Why? Because you have more people on the telephone, of course. That’s the obvious answer, but it may be so obvious that you don’t look further. The fact is that not all telephone charges are created equal. Some are difficult to avoid and a necessary part of doing business. Others can be eliminated through the use of better technology. The technology that works this magic is called unified communications. Let’s take a look at a quick animation that explains everything...
Here are some important points made in the video and how they apply to you. Unified communications is all about merging your voice, data and video networks into one unified network. Many businesses can save money by doing this, even if they are smaller companies and even if they have only one location. Not mentioned is the hosted PBX solution that works especially well for smaller companies that don’t have a large IT staff.
The real cost cutting comes from consolidating the communications across multiple business locations. Some companies grow linearly with optimization every step of the way. Most don’t. If any of your growth has been from mergers and acquisitions, you can be pretty certain that your telephone network is not anywhere close to optimized. That’s probably true to some extent even if all you’ve done is add branch offices.
Why? Because the tendency is to have a phone system at each location. That means a stand-along PBX with trunks to the local phone company and different bills from different providers at each location. Then there’s the matter of communication among locations and back to headquarters. Chances are that this is done by making long distance phone calls and incurring long distance phone charges. Ding-ding-ding. You can just hear those telcos ringing the registers.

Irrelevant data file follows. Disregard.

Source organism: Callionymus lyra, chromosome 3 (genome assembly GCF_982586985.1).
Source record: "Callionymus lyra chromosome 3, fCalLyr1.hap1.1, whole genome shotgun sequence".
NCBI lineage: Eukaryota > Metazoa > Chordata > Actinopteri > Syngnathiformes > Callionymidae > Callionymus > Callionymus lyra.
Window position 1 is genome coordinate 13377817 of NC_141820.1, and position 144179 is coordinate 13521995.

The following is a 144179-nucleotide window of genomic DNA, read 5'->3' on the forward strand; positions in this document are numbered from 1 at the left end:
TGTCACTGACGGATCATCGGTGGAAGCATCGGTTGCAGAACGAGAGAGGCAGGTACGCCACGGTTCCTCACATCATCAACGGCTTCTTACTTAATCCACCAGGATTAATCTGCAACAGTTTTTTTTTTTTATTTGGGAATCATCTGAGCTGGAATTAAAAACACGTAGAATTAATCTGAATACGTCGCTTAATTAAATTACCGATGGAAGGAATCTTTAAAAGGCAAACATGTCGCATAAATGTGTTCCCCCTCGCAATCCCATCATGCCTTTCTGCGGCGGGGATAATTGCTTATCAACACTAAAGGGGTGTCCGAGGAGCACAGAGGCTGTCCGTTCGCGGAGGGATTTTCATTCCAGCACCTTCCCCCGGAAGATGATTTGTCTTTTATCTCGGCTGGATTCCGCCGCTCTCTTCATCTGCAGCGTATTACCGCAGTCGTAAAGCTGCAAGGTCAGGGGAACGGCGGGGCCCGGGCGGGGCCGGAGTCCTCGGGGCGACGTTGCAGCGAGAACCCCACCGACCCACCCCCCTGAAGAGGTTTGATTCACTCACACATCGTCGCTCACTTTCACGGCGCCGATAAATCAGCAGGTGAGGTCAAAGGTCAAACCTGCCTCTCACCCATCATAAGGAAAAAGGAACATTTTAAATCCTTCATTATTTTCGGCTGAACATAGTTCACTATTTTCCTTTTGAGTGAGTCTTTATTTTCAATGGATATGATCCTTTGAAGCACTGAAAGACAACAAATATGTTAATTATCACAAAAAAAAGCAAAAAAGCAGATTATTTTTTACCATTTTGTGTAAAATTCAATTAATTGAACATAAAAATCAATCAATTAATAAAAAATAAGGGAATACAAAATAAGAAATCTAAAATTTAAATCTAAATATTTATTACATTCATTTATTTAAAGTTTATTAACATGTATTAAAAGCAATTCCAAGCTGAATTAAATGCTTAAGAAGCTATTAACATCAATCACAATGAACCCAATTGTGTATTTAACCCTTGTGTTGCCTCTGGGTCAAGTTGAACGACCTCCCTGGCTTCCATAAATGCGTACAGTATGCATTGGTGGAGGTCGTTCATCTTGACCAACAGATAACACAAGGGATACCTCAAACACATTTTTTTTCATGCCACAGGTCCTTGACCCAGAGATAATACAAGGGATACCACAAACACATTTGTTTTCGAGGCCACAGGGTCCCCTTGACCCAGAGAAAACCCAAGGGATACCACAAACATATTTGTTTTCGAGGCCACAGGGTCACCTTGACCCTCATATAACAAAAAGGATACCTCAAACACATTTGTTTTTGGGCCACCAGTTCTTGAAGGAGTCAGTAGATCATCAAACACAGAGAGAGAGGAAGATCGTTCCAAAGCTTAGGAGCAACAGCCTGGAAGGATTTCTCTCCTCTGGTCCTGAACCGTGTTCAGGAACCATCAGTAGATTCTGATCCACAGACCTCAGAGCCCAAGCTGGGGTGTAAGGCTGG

What’s better optimized? Moving your voice communications, i.e. telephone calls, from their own individual networks to your main corporate network that interconnects all locations. You need it for data anyway. Why not let voice packets piggyback on the same network?
What happens with this arrangement is that all your internal calls are free of charge. The phone company can’t charge you if you don’t use their network. So, stay off the PSTN (Public Switched Telephone Network) until you absolutely have to use it. That’s for outside calls to other companies or your own customers.
By letting a major competitive carrier, like Level 3, be your network and phone service provider, you can get by with a single IP PBX located somewhere on the network to route outside calls through one set of PSTN trunk lines. Level 3 has the advantage of being licensed as a competitive phone company in all 50 states, so they can get you local numbers wherever you want to establish a presence.
Is it really possible to save 50% of your phone bill by using unified communications? It can be that lucrative. How much can your operation save? Get competitive quotes for unified communications SIP trunking for all your business locations and see just how far your eyes bug out at the answer.